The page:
Federally funded education and counseling programs aim to help prepare consumers for sustainable homeownership and financial health, two challenges at the heart of the housing crisis. Using data from the U.S. Department of Housing and Urban Development’s (HUD’s) First-Time Homebuyer Education and Counseling Demonstration, Abt identified characteristics that predict prospective first-time homebuyers’ participation in free education and counseling services. These findings—recently published online in the Journal of Consumer Affairs—may help homebuyer service providers tailor the training to those who need it most.
Knowing Your Audience
Almost 6,000 prospective first-time homebuyers from 28 large metropolitan areas enrolled in the First-Time Homebuyer Education and Counseling Demonstration and were randomly assigned to control and treatment groups. The treatment groups were offered free access to:
- In-person services only (group education workshops and in-person, one-on-one counseling),
- Remote services only (online, Internet-based education and telephone-based, one-on-one counseling) or
- Their choice of in-person or remote services.
Abt investigated the characteristics that predict the use of in-person and remote services. The team then examined the findings to understand the “type” of consumer who takes up homebuyer education and counseling services.
Results from the analysis include:
- Remote services were more popular. Roughly three-fourths of participants who were offered their choice of service mode expressed a preference for remote over in-person services. Among those offered in-person services, about one-fourth accepted that offer. In contrast, approximately two-thirds of those who were offered remote services accepted the offer.
- Women and those with relatively higher levels of education were more likely to participate in services. However, race and ethnicity, age, marital status and household size were not statistically significant predictors of participation in services.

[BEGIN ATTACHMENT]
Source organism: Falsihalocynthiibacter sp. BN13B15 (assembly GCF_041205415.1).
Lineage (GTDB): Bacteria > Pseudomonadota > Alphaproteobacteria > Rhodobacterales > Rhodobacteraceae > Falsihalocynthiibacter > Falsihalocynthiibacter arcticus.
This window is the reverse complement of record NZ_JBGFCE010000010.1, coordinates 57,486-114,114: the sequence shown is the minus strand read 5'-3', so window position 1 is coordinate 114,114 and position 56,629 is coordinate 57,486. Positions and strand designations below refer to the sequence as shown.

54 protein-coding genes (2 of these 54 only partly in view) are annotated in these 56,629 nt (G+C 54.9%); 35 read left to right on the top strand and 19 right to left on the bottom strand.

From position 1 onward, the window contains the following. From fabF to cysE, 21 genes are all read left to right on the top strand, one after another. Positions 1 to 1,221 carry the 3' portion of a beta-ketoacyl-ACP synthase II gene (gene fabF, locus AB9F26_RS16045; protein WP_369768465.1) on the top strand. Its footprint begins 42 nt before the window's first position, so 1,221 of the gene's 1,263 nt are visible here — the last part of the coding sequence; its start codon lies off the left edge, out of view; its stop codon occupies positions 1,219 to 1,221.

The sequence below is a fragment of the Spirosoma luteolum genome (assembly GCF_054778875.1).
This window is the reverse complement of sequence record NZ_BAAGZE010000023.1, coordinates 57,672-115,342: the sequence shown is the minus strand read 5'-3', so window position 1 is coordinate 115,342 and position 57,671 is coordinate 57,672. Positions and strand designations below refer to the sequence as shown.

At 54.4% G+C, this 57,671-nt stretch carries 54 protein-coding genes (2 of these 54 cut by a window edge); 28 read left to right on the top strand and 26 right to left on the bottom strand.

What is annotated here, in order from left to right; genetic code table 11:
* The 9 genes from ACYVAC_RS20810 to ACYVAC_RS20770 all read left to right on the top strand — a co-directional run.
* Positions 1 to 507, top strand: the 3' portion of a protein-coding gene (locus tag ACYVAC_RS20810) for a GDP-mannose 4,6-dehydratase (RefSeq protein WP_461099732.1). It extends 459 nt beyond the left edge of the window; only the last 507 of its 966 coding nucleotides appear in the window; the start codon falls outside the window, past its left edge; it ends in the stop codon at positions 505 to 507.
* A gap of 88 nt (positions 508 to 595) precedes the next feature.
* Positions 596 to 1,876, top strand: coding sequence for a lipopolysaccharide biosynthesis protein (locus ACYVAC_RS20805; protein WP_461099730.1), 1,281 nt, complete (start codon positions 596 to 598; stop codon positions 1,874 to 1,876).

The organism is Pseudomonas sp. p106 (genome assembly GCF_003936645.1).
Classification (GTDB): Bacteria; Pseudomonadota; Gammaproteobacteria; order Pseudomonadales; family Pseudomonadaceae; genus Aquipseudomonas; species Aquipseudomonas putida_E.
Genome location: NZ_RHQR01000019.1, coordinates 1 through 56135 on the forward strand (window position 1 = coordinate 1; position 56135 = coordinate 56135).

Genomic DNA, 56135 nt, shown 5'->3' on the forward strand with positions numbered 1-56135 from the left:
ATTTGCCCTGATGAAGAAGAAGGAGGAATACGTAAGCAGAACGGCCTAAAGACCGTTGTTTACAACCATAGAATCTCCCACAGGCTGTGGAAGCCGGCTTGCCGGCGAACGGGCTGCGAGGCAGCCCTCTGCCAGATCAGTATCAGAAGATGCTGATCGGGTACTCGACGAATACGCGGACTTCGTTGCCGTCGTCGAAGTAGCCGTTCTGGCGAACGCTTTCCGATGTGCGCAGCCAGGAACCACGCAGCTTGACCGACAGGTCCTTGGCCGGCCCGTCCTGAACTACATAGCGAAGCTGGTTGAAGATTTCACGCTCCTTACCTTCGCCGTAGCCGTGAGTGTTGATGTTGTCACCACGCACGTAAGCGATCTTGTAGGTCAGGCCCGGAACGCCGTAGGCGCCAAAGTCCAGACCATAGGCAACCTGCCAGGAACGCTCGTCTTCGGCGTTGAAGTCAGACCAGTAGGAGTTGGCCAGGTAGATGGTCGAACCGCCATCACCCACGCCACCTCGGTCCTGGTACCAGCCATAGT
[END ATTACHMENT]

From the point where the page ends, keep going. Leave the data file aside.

- Early-stage buyers participated more often when offered in-person services. Those planning to purchase a home without a co-borrower also were more likely to take up services.
- People who identify as being “pretty good at math” participated more often when offered in-person services. Additionally, those referred to remote services were more likely to participate if they scored better on a mortgage literacy quiz or had a baseline credit score of 740 or higher.
“The findings in this analysis provide lessons for how agencies market homebuyer education and counseling services to prospective clients,” said Shawn Moulton, Ph.D., Abt scientist and one of the authors of the study. “This research sample comes by way of lender referrals and is not typical of the clientele that federal agencies target and serve, but the sample still serves as a rich and diverse source of useful information.”
About Abt Associates
Abt Associates is an engine for social impact, dedicated to moving people from vulnerability to security. Harnessing the power of data and our experts’ insights, we provide research, consulting and technical services globally in the areas of health, environmental and social policy, technology and international development. http://www.abtassociates.com